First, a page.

Being Canceled Is Its Own Reward
Published April 19, 2021: Learning to love to hate cancel culture. Or as we used to call it, “consequences.”
By dint of personality and profession, I’m pretty close to a free speech absolutist. I imagine most writers are. Restraints on artistic or literary expression shouldn’t be dictated by some vague notion of cultural acceptability. We wouldn’t be a better society if we were still smuggling copies of Lady Chatterley’s Lover instead of buying them on Amazon.
James Madison didn’t write the First Amendment with erotica in mind. He wanted to prevent the government from squelching dissent—or, as he originally worded it, to ensure that people “shall not be deprived or abridged of their right to speak, to write, or to publish their sentiments; and the freedom of the press, as one of the great bulwarks of liberty, shall be inviolable.”
The amendment’s final language isn’t as categorical as Madison’s draft. Still, until the last year or so, we seemed to understand that “Congress shall make no law …” meant Congress. The First Amendment restrains the government.
So for a free speech near-absolutist, there’s no contradiction between these two statements.
I support Tucker Carlson’s right to embrace white supremacy and spread deranged conspiracy theories.
We should run Tucker Carlson off the air.
On April 8, the Fox News host embraced the Great Replacement, the theory that a globalist cabal is conspiring to replace Anglo-Saxons with immigrants. Seeing as this white supremacist favorite has inspired multiple mass murderers, you’d think Carlson—who has already shed advertisers like pine trees shed pollen over racist and otherwise offensive comments—would choose his words more carefully. Instead, he mocked “the left and all the little gatekeepers on Twitter [who] become literally hysterical if you use the term ‘replacement.’”
Five days later, Carlson said something equally irresponsible: “At some point—no one is asking this, but everyone should be—what is this about? If vaccines work, why are vaccinated people still banned from living normal lives? … So maybe it doesn’t work, and they’re simply not telling you that. Well, you hate to think that, especially if you’ve gotten two shots. But what’s the other potential explanation? We can’t think of one.”
It’s evidently too much work to call the CDC or do a Google search before suggesting to an audience predisposed to vaccine skepticism that there’s a cover-up. (By the way, lots of people are asking these questions, and lots of people think the CDC is too cautious. Right or wrong, the CDC is concerned about vaccinated people transmitting COVID-19 to nonvaccinated people.)
Carlson’s mouth diarrhea could and probably will get someone killed. Even so—as appealing as the UK’s media regulatory system sometimes seems—it’s not the government’s job to shut him down. But if public pressure saw to it that he ended up in Times Square shouting at strangers about the Mark of the Beast, that would be the market doing it thing.
Actions have consequences. They used to, anyway.
But then conservatives found a newfetish, what U.S. Rep. Jim Jordan, R-Ohio, hyperbolically labeled a “fundamental threat to free speech rights” and “the biggest threat to freedom we face.” More accurately, it’s a manufactured panic designed to blur the lines between opprobrium and censorship.
Consequences have become “cancel culture.”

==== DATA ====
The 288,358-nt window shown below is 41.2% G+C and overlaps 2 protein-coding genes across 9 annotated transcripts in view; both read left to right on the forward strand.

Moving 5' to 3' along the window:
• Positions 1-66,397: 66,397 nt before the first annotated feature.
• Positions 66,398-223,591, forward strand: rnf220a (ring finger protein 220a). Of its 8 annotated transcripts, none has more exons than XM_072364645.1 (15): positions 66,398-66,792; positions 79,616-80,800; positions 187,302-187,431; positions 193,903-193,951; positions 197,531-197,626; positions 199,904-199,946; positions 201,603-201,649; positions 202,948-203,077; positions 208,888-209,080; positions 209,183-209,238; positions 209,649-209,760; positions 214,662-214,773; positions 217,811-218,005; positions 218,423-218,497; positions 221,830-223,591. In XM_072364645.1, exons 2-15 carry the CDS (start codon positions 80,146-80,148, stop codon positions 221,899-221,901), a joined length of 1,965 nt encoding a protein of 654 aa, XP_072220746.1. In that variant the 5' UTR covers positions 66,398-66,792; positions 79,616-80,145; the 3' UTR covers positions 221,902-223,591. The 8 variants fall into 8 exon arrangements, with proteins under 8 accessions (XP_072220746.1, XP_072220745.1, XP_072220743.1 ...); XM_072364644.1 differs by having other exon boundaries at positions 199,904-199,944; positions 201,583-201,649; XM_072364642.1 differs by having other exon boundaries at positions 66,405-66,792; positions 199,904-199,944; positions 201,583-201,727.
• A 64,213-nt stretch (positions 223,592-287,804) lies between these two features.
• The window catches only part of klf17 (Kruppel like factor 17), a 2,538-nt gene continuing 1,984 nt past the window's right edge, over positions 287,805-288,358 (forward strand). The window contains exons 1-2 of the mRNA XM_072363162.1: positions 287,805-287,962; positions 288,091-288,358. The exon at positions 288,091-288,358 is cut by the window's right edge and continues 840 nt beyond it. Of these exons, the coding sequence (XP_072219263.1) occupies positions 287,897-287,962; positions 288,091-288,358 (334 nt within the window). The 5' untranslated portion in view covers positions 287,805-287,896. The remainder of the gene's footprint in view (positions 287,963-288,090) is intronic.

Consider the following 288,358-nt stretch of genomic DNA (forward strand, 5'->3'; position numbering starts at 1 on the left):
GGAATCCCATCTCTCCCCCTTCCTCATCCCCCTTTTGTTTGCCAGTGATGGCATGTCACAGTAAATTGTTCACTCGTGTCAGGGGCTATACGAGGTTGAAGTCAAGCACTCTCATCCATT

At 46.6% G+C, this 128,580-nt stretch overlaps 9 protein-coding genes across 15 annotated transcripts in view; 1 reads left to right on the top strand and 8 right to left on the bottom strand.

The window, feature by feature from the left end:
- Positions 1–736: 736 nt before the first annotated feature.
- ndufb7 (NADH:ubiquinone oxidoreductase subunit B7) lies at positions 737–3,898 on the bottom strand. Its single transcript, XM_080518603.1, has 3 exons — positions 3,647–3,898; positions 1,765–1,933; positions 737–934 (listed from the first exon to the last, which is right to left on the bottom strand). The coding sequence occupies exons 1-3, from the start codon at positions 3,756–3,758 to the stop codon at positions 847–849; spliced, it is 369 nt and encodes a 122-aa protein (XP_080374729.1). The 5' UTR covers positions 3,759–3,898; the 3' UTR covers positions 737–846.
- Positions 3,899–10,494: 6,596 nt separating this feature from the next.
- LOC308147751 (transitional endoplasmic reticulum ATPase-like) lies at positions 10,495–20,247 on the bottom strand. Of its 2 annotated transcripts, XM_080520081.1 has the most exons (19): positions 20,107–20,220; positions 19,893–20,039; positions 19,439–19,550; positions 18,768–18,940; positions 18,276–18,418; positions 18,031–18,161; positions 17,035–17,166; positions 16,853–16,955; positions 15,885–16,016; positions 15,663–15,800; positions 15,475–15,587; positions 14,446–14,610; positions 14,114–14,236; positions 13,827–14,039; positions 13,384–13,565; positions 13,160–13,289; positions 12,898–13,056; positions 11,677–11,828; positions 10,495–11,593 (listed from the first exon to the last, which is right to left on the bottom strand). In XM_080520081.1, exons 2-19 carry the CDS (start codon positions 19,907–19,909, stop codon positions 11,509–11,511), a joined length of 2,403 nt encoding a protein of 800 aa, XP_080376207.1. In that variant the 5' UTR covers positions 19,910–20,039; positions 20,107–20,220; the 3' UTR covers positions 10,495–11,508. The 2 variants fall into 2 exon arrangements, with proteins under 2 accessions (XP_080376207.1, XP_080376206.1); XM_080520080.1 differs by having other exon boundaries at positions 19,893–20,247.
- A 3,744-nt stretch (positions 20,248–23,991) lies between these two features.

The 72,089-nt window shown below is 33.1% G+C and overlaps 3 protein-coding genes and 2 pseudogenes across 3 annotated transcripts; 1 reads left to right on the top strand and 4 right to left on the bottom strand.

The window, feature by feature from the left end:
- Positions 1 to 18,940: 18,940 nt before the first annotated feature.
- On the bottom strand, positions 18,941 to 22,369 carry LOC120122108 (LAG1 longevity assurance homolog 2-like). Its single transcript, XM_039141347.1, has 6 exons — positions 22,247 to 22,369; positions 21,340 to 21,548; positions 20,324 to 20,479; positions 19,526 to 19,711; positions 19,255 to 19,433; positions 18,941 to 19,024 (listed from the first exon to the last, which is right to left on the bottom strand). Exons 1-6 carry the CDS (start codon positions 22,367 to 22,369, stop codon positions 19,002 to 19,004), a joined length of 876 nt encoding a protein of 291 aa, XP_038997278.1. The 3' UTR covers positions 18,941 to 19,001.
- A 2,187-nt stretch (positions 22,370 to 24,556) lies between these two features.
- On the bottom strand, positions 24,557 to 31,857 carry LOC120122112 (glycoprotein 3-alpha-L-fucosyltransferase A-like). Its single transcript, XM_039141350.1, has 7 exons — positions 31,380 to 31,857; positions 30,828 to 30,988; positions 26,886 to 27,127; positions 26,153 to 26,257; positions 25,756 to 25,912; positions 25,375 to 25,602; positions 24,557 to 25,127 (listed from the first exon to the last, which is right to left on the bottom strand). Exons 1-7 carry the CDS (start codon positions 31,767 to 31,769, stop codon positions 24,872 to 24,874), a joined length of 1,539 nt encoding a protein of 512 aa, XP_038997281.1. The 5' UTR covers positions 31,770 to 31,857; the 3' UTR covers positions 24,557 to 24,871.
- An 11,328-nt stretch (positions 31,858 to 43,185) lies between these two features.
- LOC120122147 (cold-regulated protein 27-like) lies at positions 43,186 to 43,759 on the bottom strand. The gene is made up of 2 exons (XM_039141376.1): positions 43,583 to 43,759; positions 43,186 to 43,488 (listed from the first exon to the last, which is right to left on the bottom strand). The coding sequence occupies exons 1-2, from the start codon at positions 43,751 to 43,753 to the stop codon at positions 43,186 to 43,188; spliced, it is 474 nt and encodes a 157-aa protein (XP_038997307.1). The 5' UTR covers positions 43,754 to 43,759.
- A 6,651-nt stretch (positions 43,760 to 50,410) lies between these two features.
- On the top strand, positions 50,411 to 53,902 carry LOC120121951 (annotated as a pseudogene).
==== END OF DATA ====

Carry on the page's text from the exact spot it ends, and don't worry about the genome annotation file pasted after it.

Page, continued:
It works like this: Georgia Republicans, losing control of the state, make it more difficult for Black people to vote. There’s a backlash—cancel culture. Major League Baseball relocates the All-Star Game from Atlanta to Colorado—also cancel culture. Republicans, realizing they look like the reincarnation of Bull Connor, throw a conniption about the “woke mob” and threaten “serious consequences” if businesses choose not to damage their reputations by associating with bigots.
So five anti-cancel-culture senators propose going-nowhere legislation to punish baseball for “enforcing a woke standard,” as Ted Cruz told reporters, by revoking the antitrust exemption granted to MLB by a 1922 Supreme Court ruling—not cancel culture (somehow).
One of Cruz’s cosponsors is Josh Hawley, a leader of the Jan. 6 Sedition Caucus. After the mob stormed the Capitol, Simon & Schuster canceled his book deal (or, more precisely, dumped it on a conservative imprint). Hawley immediately cried martyr: “It’s a direct assault on the First Amendment. Only approved speech can now be published. This is the Left looking to cancel everyone they don’t approve of.”
Hawley’s book is being released next month; needless to say, it wasn’t a First Amendment “assault,” as the government didn’t block Simon & Schuster from publishing it. The book, The Tyranny of Big Tech, engages another cancel culture hobbyhorse: the “techno-oligarchy,” which has been in the crosshairs since Republicans began complaining—all evidence to the contrary—that social media sites were blacklisting them. Those complaints reached a fever pitch when Twitter and Facebook began fact-checking Donald Trump during the 2020 campaign and deplatformed him after the insurrection.
For Hawley, being canceled is big business. In the first quarter of 2020, he raised $3 million. He’s not alone. Cruz—who went all-in on the Dr. Seuss “cancellation”—raised $5.4 million despite his ill-advised Cancun adventure. Even the most reviled member of Congress, Rep. Marjorie Taylor Greene, R-QAnon, raked in $3.2 million.
Success is modern conservatism boils down to one thing: performative aggrievement. The more “the left” or “the media” or “the elites” attack, the better. Nothing else matters—not policy, not truthfulness, not even likability. It certainly doesn’t matter whether the attacks are justified. Victimhood is its own reward.
That’s why Tucker Carlson won’t face any consequences, by the way. There’s no line he can cross that would be worse for Fox News than canceling him.